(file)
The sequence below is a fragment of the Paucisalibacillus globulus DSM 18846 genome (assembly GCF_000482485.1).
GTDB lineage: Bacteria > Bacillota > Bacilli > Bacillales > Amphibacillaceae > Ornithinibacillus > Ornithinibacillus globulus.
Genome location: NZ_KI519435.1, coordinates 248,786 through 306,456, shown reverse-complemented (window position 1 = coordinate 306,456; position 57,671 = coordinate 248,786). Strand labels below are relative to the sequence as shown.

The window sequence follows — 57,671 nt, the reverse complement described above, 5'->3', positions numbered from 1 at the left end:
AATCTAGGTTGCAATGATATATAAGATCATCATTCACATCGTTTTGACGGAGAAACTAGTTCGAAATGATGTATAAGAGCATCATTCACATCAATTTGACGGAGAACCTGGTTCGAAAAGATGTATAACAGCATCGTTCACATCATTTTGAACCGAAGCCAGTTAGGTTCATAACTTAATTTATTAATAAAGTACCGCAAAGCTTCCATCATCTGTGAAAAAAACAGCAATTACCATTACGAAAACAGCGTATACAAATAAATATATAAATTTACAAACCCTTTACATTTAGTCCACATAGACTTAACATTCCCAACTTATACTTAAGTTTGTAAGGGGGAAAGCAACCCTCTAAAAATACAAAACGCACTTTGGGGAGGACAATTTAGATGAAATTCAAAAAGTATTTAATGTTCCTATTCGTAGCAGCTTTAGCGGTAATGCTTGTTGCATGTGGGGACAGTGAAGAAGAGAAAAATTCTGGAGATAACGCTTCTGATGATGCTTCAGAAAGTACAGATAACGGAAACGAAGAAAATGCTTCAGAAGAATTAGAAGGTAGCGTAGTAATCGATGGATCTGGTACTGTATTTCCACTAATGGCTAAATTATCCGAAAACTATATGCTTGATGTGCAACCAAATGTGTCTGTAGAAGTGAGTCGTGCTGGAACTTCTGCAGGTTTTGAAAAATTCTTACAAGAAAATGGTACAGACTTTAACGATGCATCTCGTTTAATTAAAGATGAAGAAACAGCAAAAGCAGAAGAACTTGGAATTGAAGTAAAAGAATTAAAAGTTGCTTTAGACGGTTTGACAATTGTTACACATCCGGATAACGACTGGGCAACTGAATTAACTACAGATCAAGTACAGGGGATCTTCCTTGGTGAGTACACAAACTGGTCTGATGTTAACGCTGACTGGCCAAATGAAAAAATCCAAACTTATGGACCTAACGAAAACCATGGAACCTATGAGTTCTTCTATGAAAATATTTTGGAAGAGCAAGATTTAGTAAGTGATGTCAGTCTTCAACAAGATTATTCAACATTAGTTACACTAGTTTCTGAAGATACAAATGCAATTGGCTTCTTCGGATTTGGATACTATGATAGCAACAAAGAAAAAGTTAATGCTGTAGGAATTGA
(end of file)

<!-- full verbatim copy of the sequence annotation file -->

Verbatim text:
The sequence below is a fragment of the Paucisalibacillus globulus DSM 18846 genome (assembly GCF_000482485.1).
GTDB lineage: Bacteria > Bacillota > Bacilli > Bacillales > Amphibacillaceae > Ornithinibacillus > Ornithinibacillus globulus.
Genome location: NZ_KI519435.1, coordinates 248,786 through 306,456, shown reverse-complemented (window position 1 = coordinate 306,456; position 57,671 = coordinate 248,786). Strand labels below are relative to the sequence as shown.

The window sequence follows — 57,671 nt, the reverse complement described above, 5'->3', positions numbered from 1 at the left end:
AATCTAGGTTGCAATGATATATAAGATCATCATTCACATCGTTTTGACGGAGAAACTAGTTCGAAATGATGTATAAGAGCATCATTCACATCAATTTGACGGAGAACCTGGTTCGAAAAGATGTATAACAGCATCGTTCACATCATTTTGAACCGAAGCCAGTTAGGTTCATAACTTAATTTATTAATAAAGTACCGCAAAGCTTCCATCATCTGTGAAAAAAACAGCAATTACCATTACGAAAACAGCGTATACAAATAAATATATAAATTTACAAACCCTTTACATTTAGTCCACATAGACTTAACATTCCCAACTTATACTTAAGTTTGTAAGGGGGAAAGCAACCCTCTAAAAATACAAAACGCACTTTGGGGAGGACAATTTAGATGAAATTCAAAAAGTATTTAATGTTCCTATTCGTAGCAGCTTTAGCGGTAATGCTTGTTGCATGTGGGGACAGTGAAGAAGAGAAAAATTCTGGAGATAACGCTTCTGATGATGCTTCAGAAAGTACAGATAACGGAAACGAAGAAAATGCTTCAGAAGAATTAGAAGGTAGCGTAGTAATCGATGGATCTGGTACTGTATTTCCACTAATGGCTAAATTATCCGAAAACTATATGCTTGATGTGCAACCAAATGTGTCTGTAGAAGTGAGTCGTGCTGGAACTTCTGCAGGTTTTGAAAAATTCTTACAAGAAAATGGTACAGACTTTAACGATGCATCTCGTTTAATTAAAGATGAAGAAACAGCAAAAGCAGAAGAACTTGGAATTGAAGTAAAAGAATTAAAAGTTGCTTTAGACGGTTTGACAATTGTTACACATCCGGATAACGACTGGGCAACTGAATTAACTACAGATCAAGTACAGGGGATCTTCCTTGGTGAGTACACAAACTGGTCTGATGTTAACGCTGACTGGCCAAATGAAAAAATCCAAACTTATGGACCTAACGAAAACCATGGAACCTATGAGTTCTTCTATGAAAATATTTTGGAAGAGCAAGATTTAGTAAGTGATGTCAGTCTTCAACAAGATTATTCAACATTAGTTACACTAGTTTCTGAAGATACAAATGCAATTGGCTTCTTCGGATTTGGATACTATGATAGCAACAAAGAAAAAGTTAATGCTGTAGGAATTGA